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​​Old Dog Peeing in the House: 6 Tips to Help

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Puppies and older dogs have at least one thing in common—both tend to have accidents inside the house. But while puppies may wee on the carpet because they haven’t yet been house-trained, senior dogs may do it for different reasons. More often than not, you’ll want to rule out a medical cause for a senior dog having accidents. But there could be other things going on as well.

Whatever the reason, it can be heartbreaking and frustrating to suddenly find your old dog peeing in the house. So, what can you do about it? First and foremost, you should consult a veterinarian and follow any treatment plan or advice they suggest. But you can also do several things yourself to help your dog—and keep your house clean.

Why Is My Old Dog Peeing in the House?

Patting dog at home

It can be perplexing to find your fully housetrained old dog having accidents suddenly, but this behavior is usually explainable.

“House soiling, including urinating indoors, while not uncommon, is typically a sign that your pet needs to visit the vet,” says Dr. Alejandro Caos, a veterinarian at The Vets, a mobile pet service in Austin, Texas. “As dogs age, they may experience changes in bladder control, cognitive decline, or mobility issues, which can contribute to this behavior.”

Most of the time, there is a medical reason why your senior dog can’t hold pee. Dr. Caos says common issues include urinary tract infections (UTIs), bladder stones, hormonal imbalances, and kidney disease. Your dog could also have arthritis or another painful ailment that makes it difficult to physically reach an appropriate urination place. Yet another explanation is that your dog has cognitive dysfunction syndrome—a condition similar to dementia in humans—that inhibits their ability to recognize when and where to do their business.

Your old dog may also be peeing in inappropriate places due to anxiety or stress. “Changes in routine, household dynamics, or environmental stressors can cause anxiety in senior dogs, leading to house soiling,” says Dr. Caos.

The issue can also just be a sign of age. According to Dr. Caos, older dogs experience age-related changes to their bodies that could lead to a decline in their bladder control and muscle tone, which makes it more likely for them to have accidents inside the house.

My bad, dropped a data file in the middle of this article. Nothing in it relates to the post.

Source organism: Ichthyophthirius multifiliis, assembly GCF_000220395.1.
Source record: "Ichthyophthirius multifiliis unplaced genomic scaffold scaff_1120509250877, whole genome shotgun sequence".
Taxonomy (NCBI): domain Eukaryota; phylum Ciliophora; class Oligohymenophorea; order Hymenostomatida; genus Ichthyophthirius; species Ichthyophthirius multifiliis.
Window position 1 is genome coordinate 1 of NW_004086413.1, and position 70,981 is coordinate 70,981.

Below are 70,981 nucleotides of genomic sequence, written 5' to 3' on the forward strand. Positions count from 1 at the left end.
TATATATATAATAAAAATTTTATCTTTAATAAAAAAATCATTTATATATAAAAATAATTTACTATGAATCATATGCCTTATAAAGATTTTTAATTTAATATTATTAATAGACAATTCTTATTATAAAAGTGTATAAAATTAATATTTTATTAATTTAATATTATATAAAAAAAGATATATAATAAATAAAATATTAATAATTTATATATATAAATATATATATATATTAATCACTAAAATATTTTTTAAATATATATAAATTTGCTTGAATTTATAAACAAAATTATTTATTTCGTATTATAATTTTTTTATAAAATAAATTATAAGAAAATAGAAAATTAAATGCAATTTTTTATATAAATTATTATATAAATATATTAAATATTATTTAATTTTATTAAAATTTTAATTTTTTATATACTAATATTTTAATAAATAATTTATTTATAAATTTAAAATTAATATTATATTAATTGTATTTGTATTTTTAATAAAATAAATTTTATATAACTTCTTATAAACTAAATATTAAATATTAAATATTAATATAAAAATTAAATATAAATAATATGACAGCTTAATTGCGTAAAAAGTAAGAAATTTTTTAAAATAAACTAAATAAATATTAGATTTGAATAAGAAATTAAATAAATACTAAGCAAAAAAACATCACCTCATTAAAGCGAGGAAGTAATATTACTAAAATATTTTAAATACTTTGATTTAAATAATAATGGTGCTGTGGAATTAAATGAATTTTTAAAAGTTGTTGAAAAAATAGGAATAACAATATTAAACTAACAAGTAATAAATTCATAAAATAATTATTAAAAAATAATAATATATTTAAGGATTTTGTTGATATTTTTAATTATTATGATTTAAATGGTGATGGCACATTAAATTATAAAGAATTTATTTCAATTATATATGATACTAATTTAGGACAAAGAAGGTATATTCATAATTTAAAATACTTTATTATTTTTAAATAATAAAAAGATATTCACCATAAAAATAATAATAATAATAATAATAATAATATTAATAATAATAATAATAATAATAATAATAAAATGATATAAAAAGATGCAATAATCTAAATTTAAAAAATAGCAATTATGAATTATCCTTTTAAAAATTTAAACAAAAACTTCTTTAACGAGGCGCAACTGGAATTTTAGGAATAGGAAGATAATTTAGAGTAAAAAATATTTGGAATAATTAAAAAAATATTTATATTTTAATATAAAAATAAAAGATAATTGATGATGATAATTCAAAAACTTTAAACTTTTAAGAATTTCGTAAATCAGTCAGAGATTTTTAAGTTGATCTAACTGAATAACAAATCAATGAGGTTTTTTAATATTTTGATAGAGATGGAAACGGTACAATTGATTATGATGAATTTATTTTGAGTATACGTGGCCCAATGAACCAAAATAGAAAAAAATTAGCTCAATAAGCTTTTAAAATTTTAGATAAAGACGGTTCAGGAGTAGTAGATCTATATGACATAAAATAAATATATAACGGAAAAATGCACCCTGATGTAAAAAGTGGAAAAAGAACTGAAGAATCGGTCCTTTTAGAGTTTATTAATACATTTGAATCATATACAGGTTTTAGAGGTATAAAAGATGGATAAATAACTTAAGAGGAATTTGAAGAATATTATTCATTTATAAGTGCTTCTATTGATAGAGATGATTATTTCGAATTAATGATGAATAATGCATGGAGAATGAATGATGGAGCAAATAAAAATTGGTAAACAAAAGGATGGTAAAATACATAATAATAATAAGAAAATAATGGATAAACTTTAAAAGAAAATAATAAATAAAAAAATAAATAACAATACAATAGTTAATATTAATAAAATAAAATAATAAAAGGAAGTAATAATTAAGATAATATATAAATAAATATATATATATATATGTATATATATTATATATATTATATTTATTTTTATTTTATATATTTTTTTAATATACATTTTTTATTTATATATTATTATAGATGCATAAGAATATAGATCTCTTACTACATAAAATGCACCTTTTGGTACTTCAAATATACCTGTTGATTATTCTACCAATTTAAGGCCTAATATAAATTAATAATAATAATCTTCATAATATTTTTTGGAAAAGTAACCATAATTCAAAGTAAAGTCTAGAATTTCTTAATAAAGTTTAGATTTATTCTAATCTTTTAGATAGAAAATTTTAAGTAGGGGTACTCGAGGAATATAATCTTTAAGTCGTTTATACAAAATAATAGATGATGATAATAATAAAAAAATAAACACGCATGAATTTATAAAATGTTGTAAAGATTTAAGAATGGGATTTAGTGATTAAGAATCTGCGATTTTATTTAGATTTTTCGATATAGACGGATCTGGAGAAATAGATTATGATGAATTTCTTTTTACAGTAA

Determining the Cause of an Old Dog Having Accidents

Dog laying on couch with blanket

Experts advise pet parents to seek professional advice rather than try to figure out the cause on their own. However, observing your dog’s behavior patterns and reporting your findings to your veterinarian can be helpful.

“Maintain a record of the accidents, including dates, times, locations, and any notable circumstances or events preceding them,” says Dr. Caos.

For instance, if your old dog is urinating or dribbling while asleep, this could be a clue that your dog has a bladder sphincter tone issue—that is, a problem with the muscles that help them control when they pee. When this function diminishes, your dog can become incontinent.  

If your dog pees small amounts in multiple places, they might have a UTI. If they pee during a thunderstorm, stress might cause them to have accidents. If your dog is also showing atypical behaviors, like wandering the house at night or increased anxiety, they could suffer from cognitive dysfunction.

Dr. Caos says it is also essential to monitor your dog’s water intake. “Excessive drinking could indicate an underlying health issue and may contribute to increased urination,” he says. “Discuss any concerns with your veterinarian.”

Old Dog Peeing in House: 6 Tips to Help

Dog at the vet

Are you eager to figure out how to stop your old dog from peeing in the house? Here are some things you can do to help.

Take your dog to a veterinarian

If your dog has started piddling in the house, you should first contact your veterinarian, says Dr. Kasey Aona, owner and medical director of GoodVets Polaris, a veterinary clinic in Westerville, Ohio.

“Senior dogs are more likely to get some medical issues that can lead to them urinating in the house, like kidney disease, diabetes, other endocrine diseases, urinary tract infections,” says Dr. Aona.

Even if your dog isn’t having accidents, Dr. Aona recommends senior dogs have a full comprehensive exam every six months since they’re prone to developing chronic health issues in old age. “It’s better to get ahead of things and catch things early,” she says.

Keep a diary of your dog’s day